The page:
Ocean City Today

At last, resort ramping up boat launch facilities

It may be just a boat ramp, but getting it was arduous process
By Katie Tabeling | Jun 29, 2017

(June 30, 2017) Ocean City officials christened the 64th Street boat ramp Tuesday morning with a ribbon cutting attended by state officials and Gov. Larry Hogan.

“We’re a boating community, and how can you be a boating community without a boat ramp?” Mayor Rick Meehan said during the short ceremony. “Now we have one where you can park your trailer. It’s what Ocean City’s about: outdoor recreation.”

The two-ramp bayside facility opened with little fanfare on May 4, 60 days ahead of its target completion date. Channels surrounding the boat ramp have been dredged to three feet at low tide. The new ramp is twice the size as the Little Salisbury boat ramp on 94th Street, which previously was the only public ramp in the resort where watercraft could be launched.

“That was built 35 years ago, at a time where there were few homes in Little Salisbury. Then it developed to one of our largest communities, and there was no room for people to park while they were using their boats,” Meehan said. “This became a number one priority for us.”

The city started its search by purchasing the land behind Rick’s Market on 64th Street for $5.1 million.

Meehan said there were some issues in obtaining proper easements, wetland and Army Corps of Engineers permits, but the job was put out to bid in 2016.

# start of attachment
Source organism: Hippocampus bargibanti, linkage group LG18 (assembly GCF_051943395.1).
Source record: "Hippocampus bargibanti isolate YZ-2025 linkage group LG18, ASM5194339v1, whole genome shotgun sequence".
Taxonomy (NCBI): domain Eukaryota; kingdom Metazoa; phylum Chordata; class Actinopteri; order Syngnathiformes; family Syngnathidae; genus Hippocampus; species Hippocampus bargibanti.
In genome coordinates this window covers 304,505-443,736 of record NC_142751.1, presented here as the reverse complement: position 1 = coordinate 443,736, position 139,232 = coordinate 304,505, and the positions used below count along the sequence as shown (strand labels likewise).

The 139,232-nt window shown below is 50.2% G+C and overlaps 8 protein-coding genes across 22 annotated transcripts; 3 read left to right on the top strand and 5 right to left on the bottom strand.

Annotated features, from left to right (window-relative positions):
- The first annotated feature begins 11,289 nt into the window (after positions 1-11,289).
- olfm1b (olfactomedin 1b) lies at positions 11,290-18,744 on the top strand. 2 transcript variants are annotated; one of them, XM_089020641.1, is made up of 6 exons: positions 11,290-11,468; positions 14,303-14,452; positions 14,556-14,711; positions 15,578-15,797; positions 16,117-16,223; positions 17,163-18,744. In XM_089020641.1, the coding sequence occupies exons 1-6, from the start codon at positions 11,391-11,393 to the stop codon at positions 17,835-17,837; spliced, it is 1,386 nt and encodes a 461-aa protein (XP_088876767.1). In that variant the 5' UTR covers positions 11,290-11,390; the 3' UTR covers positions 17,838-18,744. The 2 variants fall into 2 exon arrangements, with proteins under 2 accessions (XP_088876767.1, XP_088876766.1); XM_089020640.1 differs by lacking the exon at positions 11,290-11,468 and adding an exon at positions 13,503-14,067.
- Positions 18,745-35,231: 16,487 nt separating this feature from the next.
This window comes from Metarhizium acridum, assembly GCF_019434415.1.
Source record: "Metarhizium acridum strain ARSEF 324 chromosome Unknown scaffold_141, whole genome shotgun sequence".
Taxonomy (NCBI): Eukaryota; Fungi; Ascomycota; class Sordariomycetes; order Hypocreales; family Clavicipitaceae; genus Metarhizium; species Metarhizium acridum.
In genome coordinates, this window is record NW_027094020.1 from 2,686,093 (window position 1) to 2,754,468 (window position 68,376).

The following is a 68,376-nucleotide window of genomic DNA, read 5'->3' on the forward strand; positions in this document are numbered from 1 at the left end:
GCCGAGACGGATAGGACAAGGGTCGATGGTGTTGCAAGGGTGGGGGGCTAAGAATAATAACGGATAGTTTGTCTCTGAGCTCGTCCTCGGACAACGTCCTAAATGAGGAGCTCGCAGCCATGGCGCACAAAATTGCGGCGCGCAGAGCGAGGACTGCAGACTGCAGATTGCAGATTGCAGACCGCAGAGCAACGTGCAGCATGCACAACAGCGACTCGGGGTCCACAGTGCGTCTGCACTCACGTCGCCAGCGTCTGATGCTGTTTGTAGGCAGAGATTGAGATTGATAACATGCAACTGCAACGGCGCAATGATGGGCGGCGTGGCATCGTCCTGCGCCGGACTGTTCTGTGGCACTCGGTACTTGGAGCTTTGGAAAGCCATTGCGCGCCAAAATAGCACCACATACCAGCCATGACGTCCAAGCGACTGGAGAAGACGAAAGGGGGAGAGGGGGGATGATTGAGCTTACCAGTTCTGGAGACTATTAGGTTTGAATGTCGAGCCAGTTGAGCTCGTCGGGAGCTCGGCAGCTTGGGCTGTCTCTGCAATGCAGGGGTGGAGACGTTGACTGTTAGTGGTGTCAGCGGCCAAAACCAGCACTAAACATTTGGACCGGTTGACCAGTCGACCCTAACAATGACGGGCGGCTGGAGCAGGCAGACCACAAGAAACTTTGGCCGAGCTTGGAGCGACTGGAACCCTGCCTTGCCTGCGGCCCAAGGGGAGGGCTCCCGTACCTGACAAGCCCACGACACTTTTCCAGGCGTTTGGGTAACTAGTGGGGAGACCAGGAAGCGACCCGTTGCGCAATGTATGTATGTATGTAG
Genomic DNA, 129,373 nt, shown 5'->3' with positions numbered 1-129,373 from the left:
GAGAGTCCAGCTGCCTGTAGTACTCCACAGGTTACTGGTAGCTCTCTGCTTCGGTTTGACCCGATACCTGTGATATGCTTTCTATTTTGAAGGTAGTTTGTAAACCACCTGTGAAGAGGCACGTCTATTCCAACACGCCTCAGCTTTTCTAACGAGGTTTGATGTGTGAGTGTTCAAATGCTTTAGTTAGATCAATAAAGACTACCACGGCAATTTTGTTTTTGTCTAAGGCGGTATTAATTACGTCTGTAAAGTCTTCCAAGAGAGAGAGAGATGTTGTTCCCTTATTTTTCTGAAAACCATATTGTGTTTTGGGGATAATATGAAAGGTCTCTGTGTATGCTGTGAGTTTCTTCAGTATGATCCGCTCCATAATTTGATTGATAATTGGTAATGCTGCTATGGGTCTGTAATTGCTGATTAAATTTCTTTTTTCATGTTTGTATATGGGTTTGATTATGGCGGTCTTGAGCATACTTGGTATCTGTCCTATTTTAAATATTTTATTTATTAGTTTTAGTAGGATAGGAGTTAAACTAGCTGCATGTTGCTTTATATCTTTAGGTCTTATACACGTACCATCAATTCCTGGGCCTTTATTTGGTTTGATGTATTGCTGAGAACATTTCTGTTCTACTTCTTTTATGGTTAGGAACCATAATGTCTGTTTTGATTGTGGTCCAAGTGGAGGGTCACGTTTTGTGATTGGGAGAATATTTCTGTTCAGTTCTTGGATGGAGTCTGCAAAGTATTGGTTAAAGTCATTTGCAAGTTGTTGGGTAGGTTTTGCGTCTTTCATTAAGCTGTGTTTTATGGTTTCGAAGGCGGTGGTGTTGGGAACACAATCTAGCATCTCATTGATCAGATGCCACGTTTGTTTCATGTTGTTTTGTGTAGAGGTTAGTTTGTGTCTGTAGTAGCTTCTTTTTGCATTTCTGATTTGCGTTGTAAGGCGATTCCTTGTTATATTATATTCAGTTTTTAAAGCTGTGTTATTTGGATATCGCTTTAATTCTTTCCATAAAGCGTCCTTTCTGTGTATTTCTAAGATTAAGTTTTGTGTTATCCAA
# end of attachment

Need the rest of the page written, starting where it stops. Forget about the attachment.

“It wasn’t an easy task, but thanks to [City Engineer] Terry McGean and his department, who put their blood, sweat and tears into this, it came together,” Meehan said.

Construction costs were significantly lower than $1.5 million estimate, as the City Council accepted a $714,849 bid from Murtech Marine last summer.

The Maryland Department of Natural Resources also played a crucial role in the new boat ramp, as it funded half of the construction costs and paid for all of the dredging of the channels through its Waterway Improvement Fund.

Since the waterway Improvement Fund was launched in 1965, it paid $300 million toward 4,500 projects at 400 facilities in the state.

Hogan also presented Meehan with a governor’s commendation for his city’s commitment to completing a project that is important to Maryland’s success.

“Recreational boating is a tremendous thing for our state, since it provides thousands of jobs and $2 billion to the economy, as well as helping families have fun on the bay,” Hogan said. “The only thing better than visiting Ocean City’s beach and Boardwalk is actually getting out on the water.”

The governor added that the project was near to his heart since it was in “his neighborhood.”

“My folks had a place on 58th Street, and when I was a kid, I worked at what was Ocean Playland Amusement Park [on 65th Street] I even made my second real estate deal on 57th Street after I graduated college,” he said. “I’m pleased to see that with the hard work of Ocean City and the DNR, we can make this a reality.”

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